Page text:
Baylor College of Medicine - Texas Medical Center, Houston, Texas

BCM Family

(A newsletter for the faculty, staff, and trainees of Baylor College of Medicine, August, 2004, from page one)

Lex Frieden:  Making a World of Difference
for Disabled People Around the World

Most people hope their efforts make a difference. There’s no question when it comes to Lex Frieden. His work over the last quarter century has made a significant impact on countless individuals in Houston, throughout the country, and around the world.

As BCM Professor of Physical Medicine & Rehabilitation and Senior Vice President of The Institute for Rehabilitation and Research (TIRR), Frieden manages several research programs on independent living for those with disabilities and oversees the implementation of the American’s Disabilities Act (ADA).

Frieden became interested in working for the rights of the disabled after he suffered a spinal cord injury that left him without any use of his lower body and partial use of his arms. After his accident, he went to TIRR for rehabilitation. He said that working for the place that helped him recover has been rewarding.

“Most patients at TIRR feel a deep connectedness and achievement when they complete the program. Now I get to influence the policy of the program that made a tremendous impact on my life,” said Frieden.

His personal experiences led him to a curiosity about the research being done on people with disabilities. At the time, there was very little public policy in the area. Since obtaining his Masters in Social Psychology at the University of Houston, he has spent the last 20 years working in public policy for persons with disabilities, as well as conducting research in independent living.

“My association with these programs is especially important because I’m able to bring my personal experiences into play because my family and I are kind of a ‘living lab,’” explained Frieden, who has been married to his wife Joyce, who also uses a wheelchair due to a rare disease, for more than 25 years. The couple also lives with long-time friend Mac Brodie, who suffered a brain injury in the late 1960s, and their grandson Trey, 13. They live together not only as an independent living situation, but also as a family. “The key to our successful relationships is cooperation, collaboration, synergy, and symbiosis. We strive to work as a unit. Like any healthy family, we are mutually supportive of each other and make compromises,” said Frieden.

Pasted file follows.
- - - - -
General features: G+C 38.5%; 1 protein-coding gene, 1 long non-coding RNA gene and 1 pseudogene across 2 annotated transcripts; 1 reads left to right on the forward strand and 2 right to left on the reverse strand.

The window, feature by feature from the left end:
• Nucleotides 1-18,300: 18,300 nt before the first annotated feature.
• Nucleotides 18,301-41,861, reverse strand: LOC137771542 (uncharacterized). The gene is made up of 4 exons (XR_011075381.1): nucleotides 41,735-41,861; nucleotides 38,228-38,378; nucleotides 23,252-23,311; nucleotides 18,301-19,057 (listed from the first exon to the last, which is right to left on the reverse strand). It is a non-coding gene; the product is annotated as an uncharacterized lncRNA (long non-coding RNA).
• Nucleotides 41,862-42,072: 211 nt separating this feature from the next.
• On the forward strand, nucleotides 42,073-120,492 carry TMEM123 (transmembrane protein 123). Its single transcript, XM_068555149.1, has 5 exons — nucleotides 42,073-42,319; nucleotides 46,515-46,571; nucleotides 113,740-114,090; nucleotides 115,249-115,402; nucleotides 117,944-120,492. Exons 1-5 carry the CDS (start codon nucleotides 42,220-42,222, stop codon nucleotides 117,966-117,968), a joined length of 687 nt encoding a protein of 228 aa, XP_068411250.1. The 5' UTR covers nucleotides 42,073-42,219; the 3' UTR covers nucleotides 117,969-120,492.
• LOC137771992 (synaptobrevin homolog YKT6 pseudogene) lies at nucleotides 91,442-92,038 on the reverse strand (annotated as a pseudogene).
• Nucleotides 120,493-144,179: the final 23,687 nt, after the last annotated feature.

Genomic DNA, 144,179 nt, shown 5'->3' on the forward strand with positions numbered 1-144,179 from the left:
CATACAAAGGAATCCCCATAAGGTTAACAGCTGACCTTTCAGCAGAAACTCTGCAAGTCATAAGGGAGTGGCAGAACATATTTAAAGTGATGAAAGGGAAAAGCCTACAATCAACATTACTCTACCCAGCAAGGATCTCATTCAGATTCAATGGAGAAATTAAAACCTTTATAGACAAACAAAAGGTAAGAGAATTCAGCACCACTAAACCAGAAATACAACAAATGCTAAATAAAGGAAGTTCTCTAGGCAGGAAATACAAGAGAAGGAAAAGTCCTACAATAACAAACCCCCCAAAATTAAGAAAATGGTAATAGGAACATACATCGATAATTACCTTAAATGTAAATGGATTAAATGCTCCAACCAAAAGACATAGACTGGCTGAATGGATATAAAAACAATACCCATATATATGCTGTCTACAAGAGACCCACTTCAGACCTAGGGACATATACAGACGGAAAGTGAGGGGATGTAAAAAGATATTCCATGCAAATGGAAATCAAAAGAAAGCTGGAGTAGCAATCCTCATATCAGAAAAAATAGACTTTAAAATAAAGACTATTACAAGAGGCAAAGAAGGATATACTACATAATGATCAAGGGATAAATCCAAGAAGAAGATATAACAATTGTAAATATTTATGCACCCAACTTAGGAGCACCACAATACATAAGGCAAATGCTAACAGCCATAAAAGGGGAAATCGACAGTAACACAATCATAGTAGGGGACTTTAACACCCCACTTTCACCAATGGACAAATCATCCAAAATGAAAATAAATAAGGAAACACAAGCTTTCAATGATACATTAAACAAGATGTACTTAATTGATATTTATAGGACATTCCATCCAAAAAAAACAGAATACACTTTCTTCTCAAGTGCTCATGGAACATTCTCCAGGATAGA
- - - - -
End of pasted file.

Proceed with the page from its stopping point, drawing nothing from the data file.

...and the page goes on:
Frieden brought his public policy efforts to the national level when he served, from 1984 to 1988, as Executive Director of the National Council on Disability (then called the National Council on the Handicapped), an independent federal agency located in Washington, D.C. During his tenure, he was instrumental in creating and drafting the text for the Americans with Disabilities Act (ADA), which is something of a Bill of Rights for the disabled. “The ADA was a major breakthrough because it was one of the first times that civil rights were considered in respect to the disabled, rather than viewing the condition as a charity case or social issue. Disabled people throughout the U.S. were given equal footing in terms of civil rights and the bill helped acknowledge discrimination. It was a tremendous challenge, but it opened doors for people and that makes it worthwhile,” said Frieden.

Frieden continues his work with the National Council on Disability. He was appointed to a three-year term as Chairperson by President George W. Bush and confirmed by the U.S. Senate on July 26, 2002. The Council is charged with making recommendations on disability policy issues to the President and Congress.

Frieden is also making a difference in the lives of disabled people around the world. He is part of the United Nations Panel of Experts on the Standard Rules for Disability, which is a multi-national panel of experts who are drafting text for an international treaty to address the needs and rights of the disabled worldwide. “Since I had been involved with the ADA, I was asked to be an expert consultant for this panel. My role is to offer guidance and advice from my experiences. This work is critical. There are millions of people in the developing world who are dying because they aren’t receiving appropriate care. These are the most forgotten people. Coming from the U.S., it’s my job to demonstrate leadership and promote opportunities for people with disabilities throughout the world,” Frieden explained. The group hopes to submit the proposal to the UN General Assembly for circulation in 2005.

Frieden also serves as President of Rehabilitation International, a federation of 200 national and international organizations and agencies in 90 countries working for the equalization of opportunities for persons with disabilities and their families within society.

As Frieden looks toward the future, he sees even more challenges. “The U.S. is facing an impending crisis due to the aging of the Baby Boom generation (in Europe and Asia too). No one has, as of yet, sufficiently addressed the coming need. More people than ever will be disabled in some capacity in the years ahead,” said Frieden. He is working with TIRR to generate policy options and using the National Council on Disability as a vehicle to raise awareness among public officials.

It’s good to know that Frieden continues to dedicate himself to making a difference in the lives of this generation and those to come.